The PRI Academic Seminar Series invites leading ESG experts to present their research to academic scholars and investors.

The aim of the series is to:

  • give world thought leaders in responsible investing the opportunity to present their work and obtain valuable feedback
  • provide an opportunity to junior scholars to network with the speaker and obtain career advice
  • be more inclusive and strengthen our global PRI Academic Network community throughout the year

Witold Henisz, 6 May 2022

Reexamining the Win-Win: Relational Capital, Stakeholder Issue Salience, and the Contingent Benefits of Value Based Environmental, Social and Governance (ESG) Strategies

We integrate value-based and stakeholder strategy theories to analyze the contingent relationship between corporate social performance (CSP) and corporate financial performance (CFP). Our analysis hypothesizes that ex ante investments in environmental, social, and governance (ESG) issues most material to the firm and salient to stakeholders build relational capital that enhances ex post joint value creation and minimizes ex post risks of discord in value appropriation and distribution. We show that investments in material and salient ESG issues are associated with gains in relational capital which, in turn, are associated with revenue and productivity gains that outweigh up-front and ongoing lost revenues, higher costs, and productivity losses. Meanwhile, investments in immaterial ESG issues, although still associated with gains in relational capital, by contrast, are associated with revenue, margin and productivity losses. Attentiveness to materiality is literally the difference between a positive and negative return to stakeholder strategy.


Witold Henisz

Witold Henisz is the Deloitte & Touche Professor of Management at the Wharton School, University of Pennsylvania.


Christian Leuz, 1 April 2022

Paper: Internalizing Externalities: Disclosure Regulation for Hydraulic Fracturing, Drilling Activity and Water Quality

The rise of shale gas and tight oil development has triggered a major debate about hydraulic fracturing (HF). In an effort to mitigate risks from HF in unconventional development, many U.S. states have introduced disclosure mandates for HF fluids. In this paper, we study the effects of this important regulatory initiative on HF activity and its environmental impact. We find significant improvements in water quality, examining salts that are considered signatures for HF impact, after the disclosure mandates are introduced. We document effects along the extensive margin (less HF activity) and the intensive margin (less per-HF well impact). Most of the improvement comes from the intensive margin. Supporting this interpretation, we find that, after the introduction of disclosure, operators pollute less per unit of production, use fewer toxic chemicals, and that there are fewer spills related to the handling of HF fluids and wastewater. We also explore possible mechanisms through which disclosure regulation can be effective and find that public pressure likely plays an important role. Taken together, our empirical assessment of a major regulatory initiative for HF provides novel evidence on how disclosure mandates can help to internalize negative and fairly widespread external effects.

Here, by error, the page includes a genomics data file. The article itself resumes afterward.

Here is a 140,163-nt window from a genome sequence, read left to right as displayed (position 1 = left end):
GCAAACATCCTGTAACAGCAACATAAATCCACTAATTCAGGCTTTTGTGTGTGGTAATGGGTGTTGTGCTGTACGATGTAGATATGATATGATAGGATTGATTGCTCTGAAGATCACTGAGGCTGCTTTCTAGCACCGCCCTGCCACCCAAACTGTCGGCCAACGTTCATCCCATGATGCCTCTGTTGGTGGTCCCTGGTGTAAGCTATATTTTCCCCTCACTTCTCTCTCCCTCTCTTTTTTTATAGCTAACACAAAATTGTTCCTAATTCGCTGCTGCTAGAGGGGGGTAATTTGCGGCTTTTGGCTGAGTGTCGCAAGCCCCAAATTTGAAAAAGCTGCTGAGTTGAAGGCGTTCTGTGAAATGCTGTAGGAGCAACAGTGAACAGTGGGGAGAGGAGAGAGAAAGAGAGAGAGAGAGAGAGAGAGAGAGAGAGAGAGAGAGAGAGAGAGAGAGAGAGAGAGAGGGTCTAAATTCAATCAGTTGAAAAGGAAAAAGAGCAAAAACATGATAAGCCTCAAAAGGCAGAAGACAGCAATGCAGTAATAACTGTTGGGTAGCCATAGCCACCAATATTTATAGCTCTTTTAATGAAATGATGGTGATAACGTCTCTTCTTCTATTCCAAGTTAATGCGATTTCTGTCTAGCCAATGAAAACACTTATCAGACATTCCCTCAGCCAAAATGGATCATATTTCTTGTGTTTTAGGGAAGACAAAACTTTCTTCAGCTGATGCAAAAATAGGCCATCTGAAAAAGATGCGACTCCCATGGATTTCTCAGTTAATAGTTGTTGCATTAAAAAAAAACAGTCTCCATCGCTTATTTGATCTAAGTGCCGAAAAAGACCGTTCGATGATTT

Christian Leuz

Christian Leuz is the Joseph Sondheimer Professor of International Economics, Finance and Accounting at the University of Chicago’s Booth School of Business.


Ane Tamayo, 11 March 2022

Paper: Sexism, Culture, and Firm Value: Evidence from the Harvey Weinstein Scandal and the #MeToo Movement

During the revelation of the Harvey Weinstein scandal and the subsequent re-emergence of the #MeToo movement, firms with a non-sexist corporate culture, proxied by having women among the five highest paid executives, earn excess returns of 1.6%. Returns for firms with female executives are substantially higher in industries with few women in executive positions, and for firms headquartered in states with a high level of sexism or gender pay gap. Firms in industries with many female executives or headquartered in less sexist states also earn positive abnormal returns, irrespective of whether they have female leaders themselves. Firms without female top executives exhibit improvements in gender diversity after the Weinstein/#MeToo events. Our evidence attests to the value of having a non-sexist culture.


Ane Tamayo

Ane Tamayo is Professor of Accounting at the London School of Economics and Political Science.

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Dragon Tang, 18 February 2022

Paper: The Effects of Mandatory ESG Disclosure Around the World

We examine the effects of mandatory ESG disclosure around the world using a novel dataset. Mandatory ESG disclosure increases the availability and quality of ESG reporting, especially among firms with low ESG performance. Mandatory ESG reporting helps to improve a firm’s financial information environment: analysts’ earnings forecasts become more accurate and less dispersed after ESG disclosure becomes mandatory. On the real side, negative ESG incidents become less likely, and stock price crash risk declines, after mandatory ESG disclosure is enacted. These findings suggest that mandatory ESG disclosure has beneficial informational and real effects.